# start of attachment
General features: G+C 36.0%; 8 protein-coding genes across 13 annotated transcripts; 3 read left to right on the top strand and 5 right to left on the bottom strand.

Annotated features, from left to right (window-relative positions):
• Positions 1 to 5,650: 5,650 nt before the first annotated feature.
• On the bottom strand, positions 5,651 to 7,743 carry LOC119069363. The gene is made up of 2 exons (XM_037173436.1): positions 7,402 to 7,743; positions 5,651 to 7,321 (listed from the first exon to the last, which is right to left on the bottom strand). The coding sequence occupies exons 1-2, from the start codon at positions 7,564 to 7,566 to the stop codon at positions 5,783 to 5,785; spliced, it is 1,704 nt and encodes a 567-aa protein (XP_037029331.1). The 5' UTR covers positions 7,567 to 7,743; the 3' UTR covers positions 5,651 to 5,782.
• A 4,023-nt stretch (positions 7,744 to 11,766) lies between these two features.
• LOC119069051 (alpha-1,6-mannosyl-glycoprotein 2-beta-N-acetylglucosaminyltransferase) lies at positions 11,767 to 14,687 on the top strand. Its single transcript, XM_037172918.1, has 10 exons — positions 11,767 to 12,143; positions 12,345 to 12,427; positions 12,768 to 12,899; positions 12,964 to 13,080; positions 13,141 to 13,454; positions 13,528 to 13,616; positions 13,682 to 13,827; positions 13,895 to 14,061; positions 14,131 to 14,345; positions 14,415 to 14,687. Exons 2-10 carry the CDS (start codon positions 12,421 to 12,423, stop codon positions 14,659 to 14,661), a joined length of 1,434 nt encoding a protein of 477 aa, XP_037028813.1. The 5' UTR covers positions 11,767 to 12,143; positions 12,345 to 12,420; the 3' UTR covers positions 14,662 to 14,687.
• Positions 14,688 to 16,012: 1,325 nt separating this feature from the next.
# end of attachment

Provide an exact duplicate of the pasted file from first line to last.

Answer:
General features: G+C 36.0%; 8 protein-coding genes across 13 annotated transcripts; 3 read left to right on the top strand and 5 right to left on the bottom strand.

Annotated features, from left to right (window-relative positions):
• Positions 1 to 5,650: 5,650 nt before the first annotated feature.
• On the bottom strand, positions 5,651 to 7,743 carry LOC119069363. The gene is made up of 2 exons (XM_037173436.1): positions 7,402 to 7,743; positions 5,651 to 7,321 (listed from the first exon to the last, which is right to left on the bottom strand). The coding sequence occupies exons 1-2, from the start codon at positions 7,564 to 7,566 to the stop codon at positions 5,783 to 5,785; spliced, it is 1,704 nt and encodes a 567-aa protein (XP_037029331.1). The 5' UTR covers positions 7,567 to 7,743; the 3' UTR covers positions 5,651 to 5,782.
• A 4,023-nt stretch (positions 7,744 to 11,766) lies between these two features.
• LOC119069051 (alpha-1,6-mannosyl-glycoprotein 2-beta-N-acetylglucosaminyltransferase) lies at positions 11,767 to 14,687 on the top strand. Its single transcript, XM_037172918.1, has 10 exons — positions 11,767 to 12,143; positions 12,345 to 12,427; positions 12,768 to 12,899; positions 12,964 to 13,080; positions 13,141 to 13,454; positions 13,528 to 13,616; positions 13,682 to 13,827; positions 13,895 to 14,061; positions 14,131 to 14,345; positions 14,415 to 14,687. Exons 2-10 carry the CDS (start codon positions 12,421 to 12,423, stop codon positions 14,659 to 14,661), a joined length of 1,434 nt encoding a protein of 477 aa, XP_037028813.1. The 5' UTR covers positions 11,767 to 12,143; positions 12,345 to 12,420; the 3' UTR covers positions 14,662 to 14,687.
• Positions 14,688 to 16,012: 1,325 nt separating this feature from the next.